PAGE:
E. J. Moeran
Symphony in G minor
Grand Fantasia and Toccata in D minor, Op.38
Symphony No.2 in E flat, Op.63
Leon McCawley (piano)
Reviewed by: David Gutman
Reviewed: 23 July, 2009
Venue: Royal Albert Hall, London
This memorable Prom, one of several manifesting Roger Wright’s determination to find room for indigenous rarities, was dedicated to the memory of Sir Edward and Lady Downes. It was preceded by a session billed as a discussion about “British music” featuring Rob Cowan, Stephen Johnson and Piers Burton-Page. I missed that. But during the less riveting pockets of the music-making, I found myself wondering what might have been discussed. While the nation’s music comes in all shapes and sizes, its special-interest groups rarely overlap. The Big Controller was certainly taking a chance with his programming. All the evidence suggests that the lobbyists for mid-twentieth-century English tonalists, vociferous – and eccentric – as they so often are, are record collectors rather than concert attendees and the Royal Albert Hall was two-thirds full at best. Perhaps they were listening at home.
Does Ernest John Moeran’s Symphony in G minor deserve its marginalisation? The work has no claims to novelty but then we ought to have outgrown that particular modernist prerequisite. A related obstacle might be Moeran’s tendency to sound like other composers. His own, gentler brand of invention tends to be overshadowed here by the importation of Sibelian backbone: there’s also Bax, Vaughan Williams and Walton, even (in the finale) some Elgar.
Vassily Sinaisky made a little less of its rich surface lyricism than a proponent like Sir Adrian Boult, whose famous Lyrita recording is back in contention, driving forward more vigorously to capture the 1930s’ angst that lies beneath the surface of landscape, seashore and faded pastoral. There was no lack of weight; if anything the BBC Philharmonic seemed to lack some heft and definition at the top end.
To experience the work live is an oddly unsettling experience. The score’s most glorious idea, the first movement’s second subject (Delius/Bax? – it’s hard to stop playing the game) is remarkable for being under-used, its compressed, oddly muted returns never bloom. Set against the symphonic behemoths of Bax, famously championed by the same orchestra under Vernon Handley (Chandos), the Moeran (which Handley recorded in Ulster) does sound wonderfully fresh and translucent.
The audience was rightly enthusiastic, clapping after the first and most impressive movement. It is the composer’s fault that each successive panel (there are the conventional four) is less impressive that its predecessor, culminating in a finale that loses its way completely in a forest more Finnish than Celtic. The strings appeared less than unanimous at times in the first movement (most notably at the vigorous start of the development) but this could have been the smearing effect of the big barn-like acoustic. However derivative its sense of desolation, the slow movement worked splendidly on this occasion. Perhaps there’s just no saving the finale. The BBC’s lighting team, whose equipment had at least one funny turn in each piece, contributed a backdrop of piebald pinks. The music, in Sinaisky’s hands, was often darker. Was it just alcoholism that ensured there would be no second bite of the cherry for Moeran the symphonist?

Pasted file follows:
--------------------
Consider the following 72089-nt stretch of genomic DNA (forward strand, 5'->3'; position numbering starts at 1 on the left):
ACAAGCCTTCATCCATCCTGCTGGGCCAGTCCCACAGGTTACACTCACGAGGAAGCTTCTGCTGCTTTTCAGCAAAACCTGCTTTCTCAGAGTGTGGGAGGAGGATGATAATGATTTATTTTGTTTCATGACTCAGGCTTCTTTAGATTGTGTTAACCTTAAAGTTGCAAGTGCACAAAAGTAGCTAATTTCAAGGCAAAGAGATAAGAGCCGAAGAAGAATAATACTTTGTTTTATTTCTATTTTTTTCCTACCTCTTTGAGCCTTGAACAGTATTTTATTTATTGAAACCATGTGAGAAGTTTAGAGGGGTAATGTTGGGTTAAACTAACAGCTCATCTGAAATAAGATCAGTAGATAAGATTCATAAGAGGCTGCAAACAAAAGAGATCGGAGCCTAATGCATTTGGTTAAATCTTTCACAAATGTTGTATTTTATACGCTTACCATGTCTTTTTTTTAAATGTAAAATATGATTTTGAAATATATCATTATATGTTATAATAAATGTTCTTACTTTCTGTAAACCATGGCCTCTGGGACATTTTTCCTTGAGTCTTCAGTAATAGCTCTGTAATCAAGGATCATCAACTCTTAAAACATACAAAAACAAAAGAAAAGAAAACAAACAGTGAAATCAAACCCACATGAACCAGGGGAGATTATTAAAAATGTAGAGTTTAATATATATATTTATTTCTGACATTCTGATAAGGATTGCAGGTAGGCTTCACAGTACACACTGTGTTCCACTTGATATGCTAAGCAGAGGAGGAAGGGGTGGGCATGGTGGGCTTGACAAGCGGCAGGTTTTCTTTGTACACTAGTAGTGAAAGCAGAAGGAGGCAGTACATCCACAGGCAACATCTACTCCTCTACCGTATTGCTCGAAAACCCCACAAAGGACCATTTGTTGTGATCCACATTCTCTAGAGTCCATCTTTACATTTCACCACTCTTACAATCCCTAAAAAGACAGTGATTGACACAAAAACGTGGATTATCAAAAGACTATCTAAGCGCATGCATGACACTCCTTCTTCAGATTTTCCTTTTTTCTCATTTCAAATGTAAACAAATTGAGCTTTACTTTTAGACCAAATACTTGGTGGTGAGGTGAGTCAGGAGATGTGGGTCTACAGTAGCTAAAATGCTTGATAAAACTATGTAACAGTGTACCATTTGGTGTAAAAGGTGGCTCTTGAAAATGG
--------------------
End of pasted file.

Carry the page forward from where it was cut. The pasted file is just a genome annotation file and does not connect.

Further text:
It is tempting to suppose that Gerald Finzi’s Grand Fantasia and Toccata represented a partial and belated embrace of continental neo-classicism. As usual it took the composer an age to complete, and the results, tougher and leaner than his usual ruminations, seem merely arid and inept. Leon McCawley did his best with the solo part, wrong-note Bach, thumpy and without textural variety. The effect was grim for all that the organ console was swathed in an approximation of golden sunlight. Having fidgeted with bottle tops and plastic bags, the audience clapped politely. If the “Grand” in the title prompted expectations of a send-up, Malcolm Arnold style, these were not fulfilled. Stephen Johnson’s programme-note acclaimed a composition I did not hear, “a very serious piece … beautifully conceived for the instrument.”
The evening ended with turquoise-tinted Elgar. The Second Symphony in this company seemed an absolute masterpiece but one which, as a study in conflict and paradox, could also be said to encapsulate the difficulties of being a composer and a Brit. Should its relative lack of melodic freshness and rhythmic variety be ignored in the face of its evident technical mastery? What are we to make of that astonishing fade-out? And why are there only two such works in Elgar’s oeuvre – or two and a half at best? If the cultural climate in which Elgar worked thwarted the most natural expression of his genius what lessons might this have for us today?
In a great performance this music (with its unexpected trajectory) has enormous resonance. This wasn’t quite that sort of performance, Sinaisky opting to short-circuit diffuseness with Solti-like forward thrust rather than risking all in the Barbirolli manner. In the first two movements, the taut approach bore fruit. No matter that by the time the timpani’s sound-waves reached my ears at the far side of the hall the instrument could seem out of sorts. The finale, always the most difficult to bring off, seemed more cautious than the rest, almost stodgy for all that its climax was underpinned by the tummy-wobbling Albert Hall organ (an addition not sanctioned in the score but an option passed down the line, from Boult to Handley). Treading in the footsteps of Evgeny Svetlanov (who conducted Elgar 2 and “The Dream of Gerontius”), Vassily Sinaisky deserves great credit.
How extraordinary that all these years on from Elgar’s epilogue we are still fighting to retain a post-Imperial presence on the world stage, still leaving the creation and appreciation of the nation’s music to a maverick few. Does anyone know why?